The second set began dark and the train station turned twilight and dim. The Peace Train was drawing near, the band was armed with electric instruments and break into a funky and strident cover of ‘Big Boss Man’ that enunciated the tastefulness and collaborative interest displayed by Yusuf’s touring band.
Yusuf then introduced ‘Eddie Vedder’s favorite song’ before playing an intimate and definitive version of ‘Trouble” off of 1970’s Mona Bone Jakon, an inspired choice. ‘Oh Very Young’ followed and received a standing ovation after a flawless rendition illustrating Yusuf’s acceptance of his Cat Stevens legacy as well as the joy it brings him by playing the music. The set now revealed the big songs, the songs that cemented Yusuf’s career then and now. ‘Moonshadow’ was played by the full band in a triumphant arrangement, ‘Wild World,’ ‘Father and Son’ and the long-awaited ‘Peace Train’ were played with infectious joy and virtuosity. Intermingled with these well-known and sought after classics were the impressive tracks off of the new LP including a soaring reading of Edgar Winter’s ‘Dying to Live’ and the gritty ‘Editing Floor Blues’.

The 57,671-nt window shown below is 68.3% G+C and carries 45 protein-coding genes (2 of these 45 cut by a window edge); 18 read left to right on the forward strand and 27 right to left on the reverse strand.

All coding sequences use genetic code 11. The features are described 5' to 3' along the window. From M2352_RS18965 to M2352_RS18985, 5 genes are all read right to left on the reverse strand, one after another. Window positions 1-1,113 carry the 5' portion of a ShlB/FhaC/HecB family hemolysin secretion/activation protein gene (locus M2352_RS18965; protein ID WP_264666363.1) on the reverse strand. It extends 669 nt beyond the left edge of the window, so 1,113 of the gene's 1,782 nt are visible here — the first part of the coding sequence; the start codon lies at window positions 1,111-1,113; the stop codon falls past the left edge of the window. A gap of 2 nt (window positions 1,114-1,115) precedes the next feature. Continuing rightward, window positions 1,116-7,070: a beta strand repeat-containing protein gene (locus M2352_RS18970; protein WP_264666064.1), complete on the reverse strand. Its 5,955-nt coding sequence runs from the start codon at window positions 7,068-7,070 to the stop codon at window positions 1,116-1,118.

The second half of the performance gave everyone exactly what they had come to see, whether a child of the 60’s, an aging hippy, or a recent passenger on the ‘Peace Train’, there was a song or a message for everyone. Each of the Cat Stevens songs performed felt fresh, their arrangements rediscovered, their melodic nuances fully explored. A celebratory reunion of an artist with his long-lost musical children was taking place on the performing stage.
The hardcore Cat fans were sated throughout the set, first when Yusuf amazingly quoted multiple movements from the 1973 opus ‘The Foreigner Suite’ and then again with the encore choice of ‘Sad Lisa’ which brought the house down in its unique spot as a closing encore number. The set first concluded with the aforementioned Cat Stevens signature readings of ‘Peace Train’ and ‘Father and Son’, songs that defined an era as well as inspiring the beliefs and relationships that developed during the two songs popularity.
Then for the encore Yusuf and band returned with a welcome appearance of ‘Miles from Nowhere’ which made for a Tea for the Tillerman double encore when followed by the spooky beautiful piano based ‘Sad Lisa’. Again, Yusuf sang with precision and grace, offering a broad smile after a slight vocal hiccup during ‘Miles from Nowhere’. The small miscue illustrated a fantastic moment, revealing Yusuf’s new musical joy, and his sincere appreciation for his fans and followers who had waited so long to see him again.
We can only hope that the success and musical developments that have occurred on Yusuf/Cat Stevens’ recent Peace Train…Late Again tour are enough to keep him performing and creating into the near future. The performance at the Wang Center on Dec. 7, 2014 was worth the wait, it offered inspired lyrical stories, instrumental magic and a message of peace by an artist who has rediscovered his place in the world of popular music.